We in the better parts of town haven't had to deal with the underclass for many years, having successfully erected screens that keep them from troubling us. We no longer have to send our children to school with their children. Except in the most progressive cities, the homeless have been taken off the streets. And most importantly, we have dealt with crime. This has led to a curious paradox: falling crime and a growing underclass.
The underclass has been growing. The crime rate has been dropping for 13 years. But the proportion of young men who grow up unsocialized and who, given the opportunity, commit crimes, has not.
A rough operational measure of criminality is the percentage of the population under correctional supervision. This is less sensitive to changes in correctional fashion than imprisonment rates, since people convicted of a crime get some sort of correctional supervision regardless of the political climate. When Ronald Reagan took office, 0.9% of the population was under correctional supervision. That figure has continued to rise. When crime began to fall in 1992, it stood at 1.9%. In 2003 it was 2.4%. Crime has dropped, but criminality has continued to rise.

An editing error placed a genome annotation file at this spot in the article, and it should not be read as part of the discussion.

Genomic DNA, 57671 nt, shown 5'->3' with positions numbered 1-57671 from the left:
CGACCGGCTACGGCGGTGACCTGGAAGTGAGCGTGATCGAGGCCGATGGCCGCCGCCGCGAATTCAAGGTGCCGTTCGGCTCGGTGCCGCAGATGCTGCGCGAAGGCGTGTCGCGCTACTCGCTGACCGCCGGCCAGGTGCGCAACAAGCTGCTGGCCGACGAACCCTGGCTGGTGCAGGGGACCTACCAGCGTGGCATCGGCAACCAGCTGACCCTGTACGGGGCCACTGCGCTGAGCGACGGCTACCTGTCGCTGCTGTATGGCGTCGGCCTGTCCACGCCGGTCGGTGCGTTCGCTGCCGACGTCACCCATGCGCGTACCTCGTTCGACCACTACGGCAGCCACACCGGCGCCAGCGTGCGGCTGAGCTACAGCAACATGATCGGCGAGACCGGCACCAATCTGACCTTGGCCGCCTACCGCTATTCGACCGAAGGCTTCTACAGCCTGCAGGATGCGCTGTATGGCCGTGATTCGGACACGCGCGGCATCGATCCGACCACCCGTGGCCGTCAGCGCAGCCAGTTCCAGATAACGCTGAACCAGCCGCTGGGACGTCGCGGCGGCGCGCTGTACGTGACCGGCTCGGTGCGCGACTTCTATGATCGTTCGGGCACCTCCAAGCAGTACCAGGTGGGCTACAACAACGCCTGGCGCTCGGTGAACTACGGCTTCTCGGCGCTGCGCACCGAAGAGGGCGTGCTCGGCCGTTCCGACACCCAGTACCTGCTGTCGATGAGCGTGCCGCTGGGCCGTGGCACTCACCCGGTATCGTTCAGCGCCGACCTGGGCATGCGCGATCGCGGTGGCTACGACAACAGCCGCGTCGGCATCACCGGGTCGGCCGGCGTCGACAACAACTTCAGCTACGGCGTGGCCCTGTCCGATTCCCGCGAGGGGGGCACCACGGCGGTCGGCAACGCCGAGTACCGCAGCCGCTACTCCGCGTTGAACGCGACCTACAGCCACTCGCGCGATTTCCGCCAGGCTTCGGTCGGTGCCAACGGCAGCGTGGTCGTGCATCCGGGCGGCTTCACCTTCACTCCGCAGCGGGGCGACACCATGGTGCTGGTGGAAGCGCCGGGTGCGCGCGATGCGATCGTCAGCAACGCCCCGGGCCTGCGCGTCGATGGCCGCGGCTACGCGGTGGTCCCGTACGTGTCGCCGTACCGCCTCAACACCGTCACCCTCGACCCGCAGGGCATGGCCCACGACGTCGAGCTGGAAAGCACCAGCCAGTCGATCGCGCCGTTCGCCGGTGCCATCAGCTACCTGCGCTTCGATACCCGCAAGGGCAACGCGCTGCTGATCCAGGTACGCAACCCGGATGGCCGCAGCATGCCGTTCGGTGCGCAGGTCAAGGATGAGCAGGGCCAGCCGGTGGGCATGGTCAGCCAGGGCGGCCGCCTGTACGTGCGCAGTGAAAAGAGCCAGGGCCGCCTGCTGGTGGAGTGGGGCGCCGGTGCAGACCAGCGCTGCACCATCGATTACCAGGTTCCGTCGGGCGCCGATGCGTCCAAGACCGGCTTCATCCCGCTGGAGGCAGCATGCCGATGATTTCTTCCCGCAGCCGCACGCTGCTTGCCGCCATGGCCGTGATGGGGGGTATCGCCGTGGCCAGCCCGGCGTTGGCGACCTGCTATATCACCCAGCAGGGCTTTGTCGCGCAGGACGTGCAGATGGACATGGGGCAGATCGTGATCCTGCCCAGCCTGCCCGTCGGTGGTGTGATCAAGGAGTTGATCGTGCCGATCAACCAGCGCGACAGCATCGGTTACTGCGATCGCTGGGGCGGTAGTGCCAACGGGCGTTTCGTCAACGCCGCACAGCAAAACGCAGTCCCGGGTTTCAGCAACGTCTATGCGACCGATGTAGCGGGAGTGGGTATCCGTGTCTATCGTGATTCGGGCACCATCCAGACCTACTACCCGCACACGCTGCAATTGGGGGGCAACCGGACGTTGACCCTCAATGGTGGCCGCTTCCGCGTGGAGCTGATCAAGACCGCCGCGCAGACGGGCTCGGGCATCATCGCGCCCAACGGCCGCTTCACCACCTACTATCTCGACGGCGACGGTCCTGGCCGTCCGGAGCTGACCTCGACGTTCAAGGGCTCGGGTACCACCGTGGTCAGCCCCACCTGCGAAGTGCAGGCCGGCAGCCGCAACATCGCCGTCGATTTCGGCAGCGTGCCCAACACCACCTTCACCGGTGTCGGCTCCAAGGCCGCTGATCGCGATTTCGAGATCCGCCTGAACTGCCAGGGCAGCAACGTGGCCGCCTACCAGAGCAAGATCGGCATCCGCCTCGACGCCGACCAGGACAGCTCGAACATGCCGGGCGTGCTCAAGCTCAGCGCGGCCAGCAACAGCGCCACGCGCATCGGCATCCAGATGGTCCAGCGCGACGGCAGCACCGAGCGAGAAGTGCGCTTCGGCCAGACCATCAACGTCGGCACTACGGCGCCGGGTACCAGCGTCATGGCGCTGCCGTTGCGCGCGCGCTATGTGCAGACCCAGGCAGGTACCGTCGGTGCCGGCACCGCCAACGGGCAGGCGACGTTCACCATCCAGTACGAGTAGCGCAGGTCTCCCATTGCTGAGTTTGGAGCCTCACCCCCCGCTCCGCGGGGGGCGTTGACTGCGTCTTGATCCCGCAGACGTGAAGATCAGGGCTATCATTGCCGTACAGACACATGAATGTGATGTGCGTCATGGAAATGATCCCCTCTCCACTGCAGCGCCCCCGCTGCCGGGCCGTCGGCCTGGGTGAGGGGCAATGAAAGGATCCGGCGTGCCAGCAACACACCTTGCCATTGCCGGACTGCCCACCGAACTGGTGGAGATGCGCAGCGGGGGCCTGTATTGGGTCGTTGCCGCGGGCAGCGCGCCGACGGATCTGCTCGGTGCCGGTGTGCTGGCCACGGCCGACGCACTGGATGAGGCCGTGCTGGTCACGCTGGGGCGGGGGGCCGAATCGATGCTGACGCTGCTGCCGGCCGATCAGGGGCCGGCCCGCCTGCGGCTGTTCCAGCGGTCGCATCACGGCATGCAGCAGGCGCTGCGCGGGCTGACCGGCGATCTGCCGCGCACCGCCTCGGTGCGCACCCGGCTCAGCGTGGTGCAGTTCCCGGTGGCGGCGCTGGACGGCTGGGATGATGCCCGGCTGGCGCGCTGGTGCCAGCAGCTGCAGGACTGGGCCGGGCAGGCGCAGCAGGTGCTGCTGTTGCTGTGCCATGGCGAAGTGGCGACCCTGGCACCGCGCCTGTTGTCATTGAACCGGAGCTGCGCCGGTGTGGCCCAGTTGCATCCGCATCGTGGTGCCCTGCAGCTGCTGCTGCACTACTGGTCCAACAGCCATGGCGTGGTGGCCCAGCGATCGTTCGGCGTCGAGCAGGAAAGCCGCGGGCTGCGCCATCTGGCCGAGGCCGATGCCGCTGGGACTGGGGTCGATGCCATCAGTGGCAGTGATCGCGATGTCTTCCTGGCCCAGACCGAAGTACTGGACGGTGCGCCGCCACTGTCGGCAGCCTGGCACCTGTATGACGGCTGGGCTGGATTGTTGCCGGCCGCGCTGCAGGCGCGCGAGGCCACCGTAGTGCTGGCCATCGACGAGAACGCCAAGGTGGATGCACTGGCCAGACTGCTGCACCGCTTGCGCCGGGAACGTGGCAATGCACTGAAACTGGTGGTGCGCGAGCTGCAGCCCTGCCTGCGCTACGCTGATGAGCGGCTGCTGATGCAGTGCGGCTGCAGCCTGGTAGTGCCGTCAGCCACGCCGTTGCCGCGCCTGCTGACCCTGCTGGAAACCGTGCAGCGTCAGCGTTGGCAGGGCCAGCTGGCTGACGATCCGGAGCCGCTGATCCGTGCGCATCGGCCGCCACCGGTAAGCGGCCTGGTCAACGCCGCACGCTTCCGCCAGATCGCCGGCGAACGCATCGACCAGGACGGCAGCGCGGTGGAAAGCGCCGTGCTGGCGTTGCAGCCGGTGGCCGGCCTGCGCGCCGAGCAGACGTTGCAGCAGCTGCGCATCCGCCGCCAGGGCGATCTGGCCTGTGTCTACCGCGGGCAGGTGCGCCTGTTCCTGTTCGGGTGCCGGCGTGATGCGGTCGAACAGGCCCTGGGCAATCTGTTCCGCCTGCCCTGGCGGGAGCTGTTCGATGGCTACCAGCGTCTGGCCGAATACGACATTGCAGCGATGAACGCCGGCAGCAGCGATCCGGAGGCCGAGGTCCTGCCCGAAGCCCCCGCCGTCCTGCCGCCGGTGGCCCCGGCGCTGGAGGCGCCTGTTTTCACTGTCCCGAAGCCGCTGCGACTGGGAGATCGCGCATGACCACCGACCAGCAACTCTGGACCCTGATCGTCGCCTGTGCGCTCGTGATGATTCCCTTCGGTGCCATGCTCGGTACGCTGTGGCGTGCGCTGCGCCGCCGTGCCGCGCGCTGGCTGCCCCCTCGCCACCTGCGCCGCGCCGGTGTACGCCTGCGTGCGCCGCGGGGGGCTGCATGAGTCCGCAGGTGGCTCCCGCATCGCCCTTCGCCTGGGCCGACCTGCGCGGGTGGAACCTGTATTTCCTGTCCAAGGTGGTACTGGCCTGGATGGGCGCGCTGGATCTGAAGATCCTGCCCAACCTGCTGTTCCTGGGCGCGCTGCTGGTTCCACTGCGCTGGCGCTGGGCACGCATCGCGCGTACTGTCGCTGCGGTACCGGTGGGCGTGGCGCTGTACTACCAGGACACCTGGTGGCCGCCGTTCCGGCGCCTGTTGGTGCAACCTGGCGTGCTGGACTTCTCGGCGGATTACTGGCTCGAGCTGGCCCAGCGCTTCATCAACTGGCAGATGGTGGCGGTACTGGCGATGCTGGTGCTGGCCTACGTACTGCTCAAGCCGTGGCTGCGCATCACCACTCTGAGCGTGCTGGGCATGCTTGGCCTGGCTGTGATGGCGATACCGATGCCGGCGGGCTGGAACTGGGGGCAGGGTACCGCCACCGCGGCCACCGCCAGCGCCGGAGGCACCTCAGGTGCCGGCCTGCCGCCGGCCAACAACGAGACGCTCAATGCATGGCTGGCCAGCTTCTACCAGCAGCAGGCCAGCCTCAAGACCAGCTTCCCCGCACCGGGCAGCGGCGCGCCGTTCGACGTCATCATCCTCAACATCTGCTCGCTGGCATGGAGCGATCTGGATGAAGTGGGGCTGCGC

This doesn't matter to the middle and upper classes, because we figured out how to deal with it. Partly we created enclaves where criminals have a harder time getting at us, and instead must be content with preying on their own neighbors. But mainly we locked 'em up, a radical change from the 1960s and 1970s. Consider this statistic: The ratio of prisoners to crimes that prevailed when Ronald Reagan took office, applied to the number of crimes reported in 2003, corresponds to a prison population of 490,000. The actual prison population in 2003 was 2,086,000, a difference of 1.6 million. If you doubt that criminality has increased, imagine the crime rate tomorrow if today we released 1.6 million people from our jails and prisons.